But what of the other beards in the film? Martin Harris is the prime example of the “venerable beard.” In his case, it probably exists more for historical accuracy than anything, just as Joseph Smith was historically beardless. Historical accuracy will generally trump visual motif in a film by church member, for church members, about church members. Hence the evil beard is rendered moot not because Martin Harris is unshakably righteous, but because to the Mormon eye, Martin Harris is not Martin Harris unless he has his chin beard. It must be conceded, however, that there are a few other venerable beards placed here and there throughout the film, largely among the elderly, or in some cases, the friendly non-Mormons. In the modern LDS parlance, theirs are mostly beards of omission, being too groomed and presentable to be outright evil, but nonetheless still too bearded to be Mormon.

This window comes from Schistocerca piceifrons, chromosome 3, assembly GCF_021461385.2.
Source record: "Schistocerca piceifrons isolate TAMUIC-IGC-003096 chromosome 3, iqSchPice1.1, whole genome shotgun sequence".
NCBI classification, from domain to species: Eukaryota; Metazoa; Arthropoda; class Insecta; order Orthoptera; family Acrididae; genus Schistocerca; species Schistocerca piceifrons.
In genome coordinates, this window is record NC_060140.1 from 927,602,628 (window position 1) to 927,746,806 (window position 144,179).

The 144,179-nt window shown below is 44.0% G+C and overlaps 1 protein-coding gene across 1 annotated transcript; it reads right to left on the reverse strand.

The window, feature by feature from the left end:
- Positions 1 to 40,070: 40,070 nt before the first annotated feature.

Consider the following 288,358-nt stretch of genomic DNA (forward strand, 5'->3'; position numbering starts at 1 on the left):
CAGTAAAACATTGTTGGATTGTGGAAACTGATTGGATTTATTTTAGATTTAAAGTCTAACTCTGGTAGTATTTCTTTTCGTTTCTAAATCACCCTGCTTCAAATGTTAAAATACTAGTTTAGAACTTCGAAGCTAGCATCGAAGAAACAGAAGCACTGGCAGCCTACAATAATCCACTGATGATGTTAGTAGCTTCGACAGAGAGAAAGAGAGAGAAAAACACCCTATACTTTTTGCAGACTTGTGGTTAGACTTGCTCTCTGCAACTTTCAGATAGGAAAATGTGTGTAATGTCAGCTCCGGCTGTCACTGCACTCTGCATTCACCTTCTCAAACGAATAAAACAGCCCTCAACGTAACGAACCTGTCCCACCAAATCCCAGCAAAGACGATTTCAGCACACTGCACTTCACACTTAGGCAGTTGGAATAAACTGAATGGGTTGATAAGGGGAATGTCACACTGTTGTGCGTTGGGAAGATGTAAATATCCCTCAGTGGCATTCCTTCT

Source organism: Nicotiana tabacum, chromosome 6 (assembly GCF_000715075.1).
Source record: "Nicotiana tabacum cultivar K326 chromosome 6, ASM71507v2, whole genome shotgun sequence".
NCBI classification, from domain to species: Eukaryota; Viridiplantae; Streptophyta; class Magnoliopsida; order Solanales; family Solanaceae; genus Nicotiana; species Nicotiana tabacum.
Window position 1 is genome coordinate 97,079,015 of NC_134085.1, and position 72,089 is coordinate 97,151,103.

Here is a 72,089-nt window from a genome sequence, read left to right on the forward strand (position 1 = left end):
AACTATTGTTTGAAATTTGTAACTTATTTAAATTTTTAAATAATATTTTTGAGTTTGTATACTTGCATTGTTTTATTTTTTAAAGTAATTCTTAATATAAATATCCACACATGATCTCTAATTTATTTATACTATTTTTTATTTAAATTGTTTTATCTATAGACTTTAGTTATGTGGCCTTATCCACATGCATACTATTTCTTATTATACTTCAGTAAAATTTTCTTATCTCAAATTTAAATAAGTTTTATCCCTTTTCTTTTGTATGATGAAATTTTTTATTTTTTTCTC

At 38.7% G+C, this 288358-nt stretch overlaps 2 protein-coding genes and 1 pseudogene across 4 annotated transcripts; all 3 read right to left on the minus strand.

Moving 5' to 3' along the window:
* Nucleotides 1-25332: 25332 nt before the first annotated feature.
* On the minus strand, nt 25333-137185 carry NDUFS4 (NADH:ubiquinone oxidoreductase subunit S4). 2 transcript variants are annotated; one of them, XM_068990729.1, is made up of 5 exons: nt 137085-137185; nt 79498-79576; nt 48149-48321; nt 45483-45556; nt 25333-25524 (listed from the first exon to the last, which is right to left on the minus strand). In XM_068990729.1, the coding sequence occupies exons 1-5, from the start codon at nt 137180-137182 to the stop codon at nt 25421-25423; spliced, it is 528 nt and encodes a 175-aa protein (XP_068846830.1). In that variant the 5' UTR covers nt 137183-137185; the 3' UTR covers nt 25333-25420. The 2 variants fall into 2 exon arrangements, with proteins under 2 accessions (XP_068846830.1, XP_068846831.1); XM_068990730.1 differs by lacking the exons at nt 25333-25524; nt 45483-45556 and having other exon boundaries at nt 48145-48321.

Before examining the remaining films, a generic observation must be made concerning “beards in the crowd.” Most viewers, upon watching the films, will notice that there are certainly beards in the Mormon crowd as well as clean-shaven faces in the mobs. However, they never speak. They are strictly extras. Only clean-shaven faces speak for Mormonism in the films, while only bearded faces lead the mobs.